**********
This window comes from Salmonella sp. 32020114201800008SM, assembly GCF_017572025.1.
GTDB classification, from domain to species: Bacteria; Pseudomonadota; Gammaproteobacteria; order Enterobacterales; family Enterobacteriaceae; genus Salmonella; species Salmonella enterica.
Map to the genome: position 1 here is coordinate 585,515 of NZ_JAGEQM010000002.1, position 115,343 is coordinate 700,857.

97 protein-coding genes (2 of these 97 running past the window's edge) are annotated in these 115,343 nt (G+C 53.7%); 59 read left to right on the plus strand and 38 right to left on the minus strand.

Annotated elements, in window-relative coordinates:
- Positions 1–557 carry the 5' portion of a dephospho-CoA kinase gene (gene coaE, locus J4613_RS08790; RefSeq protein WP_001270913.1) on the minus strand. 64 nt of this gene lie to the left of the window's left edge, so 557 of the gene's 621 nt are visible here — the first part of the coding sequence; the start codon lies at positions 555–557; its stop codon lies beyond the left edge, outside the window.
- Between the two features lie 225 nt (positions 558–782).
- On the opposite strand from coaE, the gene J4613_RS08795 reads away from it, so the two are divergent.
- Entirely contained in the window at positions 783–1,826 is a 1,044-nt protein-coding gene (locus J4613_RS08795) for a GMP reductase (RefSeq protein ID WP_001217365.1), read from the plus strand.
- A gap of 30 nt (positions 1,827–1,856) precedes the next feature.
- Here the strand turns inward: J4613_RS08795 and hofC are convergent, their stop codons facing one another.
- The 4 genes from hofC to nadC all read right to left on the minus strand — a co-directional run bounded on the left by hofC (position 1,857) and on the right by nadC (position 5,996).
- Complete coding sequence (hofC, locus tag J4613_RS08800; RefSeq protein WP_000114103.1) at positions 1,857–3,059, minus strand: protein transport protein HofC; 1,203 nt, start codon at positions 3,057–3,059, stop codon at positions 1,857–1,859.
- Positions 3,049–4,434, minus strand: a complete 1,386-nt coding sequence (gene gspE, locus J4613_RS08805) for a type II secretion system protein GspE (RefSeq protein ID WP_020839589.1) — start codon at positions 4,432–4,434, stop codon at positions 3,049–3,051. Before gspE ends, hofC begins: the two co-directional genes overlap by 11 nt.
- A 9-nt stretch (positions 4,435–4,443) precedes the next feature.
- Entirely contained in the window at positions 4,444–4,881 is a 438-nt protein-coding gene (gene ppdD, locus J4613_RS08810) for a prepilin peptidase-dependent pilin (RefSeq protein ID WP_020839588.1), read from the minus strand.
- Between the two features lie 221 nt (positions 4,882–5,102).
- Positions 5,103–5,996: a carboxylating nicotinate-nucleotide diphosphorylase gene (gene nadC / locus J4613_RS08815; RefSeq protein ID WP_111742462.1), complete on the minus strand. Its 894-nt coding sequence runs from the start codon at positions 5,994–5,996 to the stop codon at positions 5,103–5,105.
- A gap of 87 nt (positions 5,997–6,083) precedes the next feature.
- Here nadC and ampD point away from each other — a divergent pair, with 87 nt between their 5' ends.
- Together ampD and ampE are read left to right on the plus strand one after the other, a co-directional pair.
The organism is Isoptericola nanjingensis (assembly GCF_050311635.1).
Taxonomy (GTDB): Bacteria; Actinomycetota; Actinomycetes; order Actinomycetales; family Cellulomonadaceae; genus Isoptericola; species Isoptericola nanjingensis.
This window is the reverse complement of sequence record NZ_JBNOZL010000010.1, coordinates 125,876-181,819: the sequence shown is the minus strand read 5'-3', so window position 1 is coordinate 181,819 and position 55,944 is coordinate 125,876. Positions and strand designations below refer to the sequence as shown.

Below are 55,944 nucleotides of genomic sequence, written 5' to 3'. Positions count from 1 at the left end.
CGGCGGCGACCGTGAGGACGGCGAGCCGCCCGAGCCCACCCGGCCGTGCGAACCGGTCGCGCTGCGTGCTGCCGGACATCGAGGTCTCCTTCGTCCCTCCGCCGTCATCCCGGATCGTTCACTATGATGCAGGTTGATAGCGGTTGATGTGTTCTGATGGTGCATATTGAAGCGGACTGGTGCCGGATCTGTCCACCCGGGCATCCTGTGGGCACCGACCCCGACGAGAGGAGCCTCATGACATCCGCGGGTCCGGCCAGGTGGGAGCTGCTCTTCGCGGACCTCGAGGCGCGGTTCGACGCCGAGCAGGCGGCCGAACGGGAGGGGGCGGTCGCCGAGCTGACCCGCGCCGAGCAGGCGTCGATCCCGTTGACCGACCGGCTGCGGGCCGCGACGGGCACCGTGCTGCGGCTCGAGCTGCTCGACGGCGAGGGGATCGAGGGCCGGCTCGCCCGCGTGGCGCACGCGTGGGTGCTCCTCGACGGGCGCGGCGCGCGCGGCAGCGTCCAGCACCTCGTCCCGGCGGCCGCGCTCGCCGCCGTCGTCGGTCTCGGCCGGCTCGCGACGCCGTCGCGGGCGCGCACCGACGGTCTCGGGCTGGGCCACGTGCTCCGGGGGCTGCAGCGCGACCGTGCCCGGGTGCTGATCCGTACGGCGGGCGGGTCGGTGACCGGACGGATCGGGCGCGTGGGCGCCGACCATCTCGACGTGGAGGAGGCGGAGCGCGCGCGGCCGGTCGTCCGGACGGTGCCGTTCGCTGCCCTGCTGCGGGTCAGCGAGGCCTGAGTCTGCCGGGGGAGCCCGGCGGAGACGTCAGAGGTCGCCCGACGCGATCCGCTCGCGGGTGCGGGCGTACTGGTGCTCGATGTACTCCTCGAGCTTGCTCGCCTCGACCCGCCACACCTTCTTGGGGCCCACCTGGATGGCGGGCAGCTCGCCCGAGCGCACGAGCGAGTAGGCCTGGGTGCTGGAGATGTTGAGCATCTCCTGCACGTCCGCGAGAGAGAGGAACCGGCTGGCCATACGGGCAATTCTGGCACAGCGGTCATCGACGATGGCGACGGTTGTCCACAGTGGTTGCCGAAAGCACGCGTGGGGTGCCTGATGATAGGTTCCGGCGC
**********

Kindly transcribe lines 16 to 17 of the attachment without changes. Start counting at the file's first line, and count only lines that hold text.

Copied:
- Entirely contained in the window at positions 4,444–4,881 is a 438-nt protein-coding gene (gene ppdD, locus J4613_RS08810) for a prepilin peptidase-dependent pilin (RefSeq protein ID WP_020839588.1), read from the minus strand.
- Between the two features lie 221 nt (positions 4,882–5,102).